f



While on the subject of NP-completeness and "hard" problems...

While on the subject of NP-completeness...

Since Cook's theorem, have there been any problems that were
not known to be in either P or NPC, that were later determined
to be in P?

Three problems that come to mind which seem hard but haven't
been shown to be in NPC or P are factoring, graph isomorphism
and discrete logarithm.

Isn't it interesting that problems with this quality have been utilized
more in cryptography than those known to be in NPC?  Naively,
one (at least I) would think problems known to be at least as hard,
if not harder would lend themselves more to encryption systems.


0
guest7471 (3)
7/2/2003 10:54:36 PM
comp.theory 5139 articles. 1 followers. marty.musatov (1143) is leader. Post Follow

5 Replies
505 Views

Similar Articles

[PageSpeed] 24

fpluser <guest747@spamshield.hotmail.com> wrote:
: While on the subject of NP-completeness...

: Since Cook's theorem, have there been any problems that were
: not known to be in either P or NPC, that were later determined
: to be in P?

: Three problems that come to mind which seem hard but haven't
: been shown to be in NPC or P are factoring, graph isomorphism
: and discrete logarithm.

Primes and Linear Programming were two problems that
were not known to be in P when Garey and Johnson's "Guide to a theory
of NP-Completeness" was first published that have since been
shown to be in P.  There are others, but these are most famous.

Stephen

0
stephen93 (184)
7/3/2003 12:35:18 AM
On 3 Jul 2003 stephen@nomail.com wrote:

> Primes and Linear Programming were two problems that
> were not known to be in P when Garey and Johnson's "Guide to a theory
> of NP-Completeness" was first published that have since been
> shown to be in P.  There are others, but these are most famous.

  Recently, recognition of Berge graphs/Perfect graphs have been shown to 
be in P, more than 40 years after they were first defined and studied.
  On a kind of different note, the idea of finding a maximum matching in a 
graph has a similar flavour to finding a minimum vertex cover. The paper 
giving the first polynomial-time algorithm to find the maximum matching, I 
believe, was the first (?) documented reference to a polynomial time 
algorithm (I'm not positive about the history of this - perhaps someone 
who knows can add details here. I just know that some argue that this 
motivated the definition of an "efficient" algorithm.)

Jim

0
nastos (149)
7/3/2003 3:21:05 AM
In article <frKcnYxfQsA3_56iXTWJig@comcast.com>,
fpluser <guest747@SPAMSHIELD.hotmail.com> wrote:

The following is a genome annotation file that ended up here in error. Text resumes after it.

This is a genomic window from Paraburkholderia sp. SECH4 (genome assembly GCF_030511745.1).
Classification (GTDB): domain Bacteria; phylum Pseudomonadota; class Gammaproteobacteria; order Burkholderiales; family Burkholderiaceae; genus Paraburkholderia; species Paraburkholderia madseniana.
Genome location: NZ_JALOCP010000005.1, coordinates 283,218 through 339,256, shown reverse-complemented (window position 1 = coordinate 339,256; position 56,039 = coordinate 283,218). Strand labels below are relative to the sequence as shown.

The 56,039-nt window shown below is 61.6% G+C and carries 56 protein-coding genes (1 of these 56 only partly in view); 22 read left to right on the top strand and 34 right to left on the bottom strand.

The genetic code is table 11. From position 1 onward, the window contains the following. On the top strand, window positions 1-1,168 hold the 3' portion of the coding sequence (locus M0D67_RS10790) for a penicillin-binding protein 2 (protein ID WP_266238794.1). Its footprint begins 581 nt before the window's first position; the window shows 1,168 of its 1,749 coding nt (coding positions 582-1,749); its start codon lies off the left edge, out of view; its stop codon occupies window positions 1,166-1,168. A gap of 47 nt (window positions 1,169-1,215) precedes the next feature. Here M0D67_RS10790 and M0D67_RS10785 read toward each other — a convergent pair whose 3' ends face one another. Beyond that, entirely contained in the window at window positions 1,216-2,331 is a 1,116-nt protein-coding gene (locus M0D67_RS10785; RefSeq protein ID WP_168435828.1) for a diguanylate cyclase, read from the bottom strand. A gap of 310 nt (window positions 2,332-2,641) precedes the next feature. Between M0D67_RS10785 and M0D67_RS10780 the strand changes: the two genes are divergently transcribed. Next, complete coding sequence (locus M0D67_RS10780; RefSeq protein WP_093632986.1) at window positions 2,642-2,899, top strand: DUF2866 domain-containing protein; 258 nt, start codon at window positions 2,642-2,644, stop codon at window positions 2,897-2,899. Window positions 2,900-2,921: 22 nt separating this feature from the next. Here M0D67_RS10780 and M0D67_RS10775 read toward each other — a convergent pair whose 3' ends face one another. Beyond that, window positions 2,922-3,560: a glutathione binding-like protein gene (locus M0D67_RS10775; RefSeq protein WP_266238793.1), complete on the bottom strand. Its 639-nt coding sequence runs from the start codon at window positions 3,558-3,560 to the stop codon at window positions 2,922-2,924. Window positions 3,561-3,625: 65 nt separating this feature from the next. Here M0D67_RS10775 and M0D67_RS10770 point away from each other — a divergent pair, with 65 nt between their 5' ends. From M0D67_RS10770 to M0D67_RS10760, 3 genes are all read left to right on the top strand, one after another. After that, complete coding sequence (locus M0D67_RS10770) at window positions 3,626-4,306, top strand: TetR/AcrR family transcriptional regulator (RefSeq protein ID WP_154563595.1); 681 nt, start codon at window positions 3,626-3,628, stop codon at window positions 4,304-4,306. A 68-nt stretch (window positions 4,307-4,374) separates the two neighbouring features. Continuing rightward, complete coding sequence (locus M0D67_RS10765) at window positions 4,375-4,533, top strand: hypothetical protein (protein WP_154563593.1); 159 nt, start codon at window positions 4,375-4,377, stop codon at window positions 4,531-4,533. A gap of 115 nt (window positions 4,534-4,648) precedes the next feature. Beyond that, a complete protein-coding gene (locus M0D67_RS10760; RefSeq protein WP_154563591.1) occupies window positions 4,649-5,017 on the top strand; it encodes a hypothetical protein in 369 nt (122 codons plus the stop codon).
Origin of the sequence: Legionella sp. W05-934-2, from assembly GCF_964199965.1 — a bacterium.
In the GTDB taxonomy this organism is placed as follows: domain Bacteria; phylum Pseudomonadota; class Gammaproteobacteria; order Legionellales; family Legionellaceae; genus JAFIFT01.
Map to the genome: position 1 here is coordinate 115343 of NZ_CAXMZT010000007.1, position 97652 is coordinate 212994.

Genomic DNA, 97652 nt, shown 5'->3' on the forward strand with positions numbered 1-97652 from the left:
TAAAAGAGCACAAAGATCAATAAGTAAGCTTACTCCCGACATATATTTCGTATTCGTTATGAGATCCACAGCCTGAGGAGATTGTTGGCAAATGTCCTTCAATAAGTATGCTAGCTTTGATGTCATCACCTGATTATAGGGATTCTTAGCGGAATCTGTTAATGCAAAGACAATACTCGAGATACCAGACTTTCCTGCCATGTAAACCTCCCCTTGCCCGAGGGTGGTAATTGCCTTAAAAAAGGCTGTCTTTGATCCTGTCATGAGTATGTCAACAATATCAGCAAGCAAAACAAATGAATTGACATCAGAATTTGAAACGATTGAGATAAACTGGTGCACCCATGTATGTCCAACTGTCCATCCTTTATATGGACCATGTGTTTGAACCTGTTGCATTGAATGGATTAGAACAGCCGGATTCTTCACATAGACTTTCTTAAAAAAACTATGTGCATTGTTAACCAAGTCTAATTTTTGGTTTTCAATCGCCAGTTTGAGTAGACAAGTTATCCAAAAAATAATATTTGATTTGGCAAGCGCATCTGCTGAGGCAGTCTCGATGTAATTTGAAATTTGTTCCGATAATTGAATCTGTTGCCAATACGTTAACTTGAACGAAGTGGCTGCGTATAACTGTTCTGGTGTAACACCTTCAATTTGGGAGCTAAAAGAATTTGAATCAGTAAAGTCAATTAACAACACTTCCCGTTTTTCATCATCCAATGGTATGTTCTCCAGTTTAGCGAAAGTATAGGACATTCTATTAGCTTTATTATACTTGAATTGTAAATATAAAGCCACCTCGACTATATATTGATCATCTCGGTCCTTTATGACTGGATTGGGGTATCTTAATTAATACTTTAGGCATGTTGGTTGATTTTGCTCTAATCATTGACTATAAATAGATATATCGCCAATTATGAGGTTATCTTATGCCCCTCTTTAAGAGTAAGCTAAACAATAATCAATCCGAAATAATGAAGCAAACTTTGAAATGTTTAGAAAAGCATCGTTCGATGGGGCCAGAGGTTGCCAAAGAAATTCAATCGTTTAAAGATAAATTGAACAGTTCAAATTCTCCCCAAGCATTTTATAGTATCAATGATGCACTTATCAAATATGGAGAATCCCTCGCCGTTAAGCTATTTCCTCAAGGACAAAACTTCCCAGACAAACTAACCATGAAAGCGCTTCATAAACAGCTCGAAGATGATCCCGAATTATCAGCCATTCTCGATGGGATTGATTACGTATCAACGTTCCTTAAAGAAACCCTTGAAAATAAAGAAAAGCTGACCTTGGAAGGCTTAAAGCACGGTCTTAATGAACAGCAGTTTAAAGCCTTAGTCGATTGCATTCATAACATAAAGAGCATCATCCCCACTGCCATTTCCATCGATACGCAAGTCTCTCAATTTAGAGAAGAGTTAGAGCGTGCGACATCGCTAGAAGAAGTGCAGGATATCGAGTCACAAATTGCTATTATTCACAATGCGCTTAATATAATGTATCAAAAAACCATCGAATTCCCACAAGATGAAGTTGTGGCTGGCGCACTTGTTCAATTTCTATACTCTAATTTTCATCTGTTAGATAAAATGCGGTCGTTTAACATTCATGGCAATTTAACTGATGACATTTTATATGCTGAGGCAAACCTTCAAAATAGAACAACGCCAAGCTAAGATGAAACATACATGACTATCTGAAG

>Isn't it interesting that problems with this quality have been utilized
>more in cryptography than those known to be in NPC?  Naively,
>one (at least I) would think problems known to be at least as hard,
>if not harder would lend themselves more to encryption systems.

There's some discussion of this in Papadimitriou's book _Computational_
_Complexity_, and I've seen more thorough discussions elsewhere (no
references off the top of my head though).  Part of the problem is
that NP-completeness is a "worst-case" property; a lot of NP-complete
problems have a lot of easy cases, and what you typically need in
cryptography is a large family of instances, all of which are hard.
-- 
Tim Chow       tchow-at-alum-dot-mit-dot-edu
The range of our projectiles---even ... the artillery---however great, will
never exceed four of those miles of which as many thousand separate us from
the center of the earth.  ---Galileo, Dialogues Concerning Two New Sciences
0
tchow (869)
7/3/2003 12:52:39 PM
> tchow@lsa.umich.edu wrote:
> > fpluser <guest747@SPAMSHIELD.hotmail.com> wrote:
> >>Isn't it interesting that problems with this quality have been utilized
> >>more in cryptography than those known to be in NPC?  Naively,
> >>one (at least I) would think problems known to be at least as hard,
> >>if not harder would lend themselves more to encryption systems.
> >

The best bet is a lattice-based cryptosystem: for these there are
fairly strong hardness assumptions, and even worst-case to
average-case results that address the fact that many NP-complete
problems are 'easy' on average.
0
suresh (7)
7/7/2003 5:34:22 PM
jaco@cs.tut.fi wrote on 07/04/2003 03:39 PM:
> tchow@lsa.umich.edu wrote:
> 
>>fpluser <guest747@SPAMSHIELD.hotmail.com> wrote:
>>
>>>Isn't it interesting that problems with this quality have been utilized
>>>more in cryptography than those known to be in NPC?  Naively,
>>>one (at least I) would think problems known to be at least as hard,
>>>if not harder would lend themselves more to encryption systems.
>>
>>There's some discussion of this in Papadimitriou's book _Computational_
>>_Complexity_, and I've seen more thorough discussions elsewhere (no
>>references off the top of my head though).  Part of the problem is
>>that NP-completeness is a "worst-case" property; a lot of NP-complete
>>problems have a lot of easy cases, and what you typically need in
>>cryptography is a large family of instances, all of which are hard.
> 
> 
> Echoing this, I just happened to read the following fragment in the paper
> "NP-completeness: A retrospective" by Papadimitriou:
> 
>   It is now common knowledge among computer scientists that NP-completeness
>   is largely irrelevant to public-key cryptography, since in that area one
>   needs sophisticated \emph{cryptographic assumptions} that go beyond
>   NP-completeness and worst-case polynomial-time computation [19];
>   furthermore, cryptographic protocols based on NP-complete problems have
>   been ill-fated.  Fortunately, the founders of modern cryptography did not
>   know this.
> 
> [19] R. L. Rivest "Cryptography" pp. 717--755 in "Handbook of
>      Theoretical Computer Science", 1990

I wouldn't say that McEliece's cryptosystem, which is "based" on
Maximum-Likelihood Decoding (NP-hard) , is ill-fated.

Best,
	-Ari

0
trachten (1)
7/7/2003 8:39:54 PM
Reply: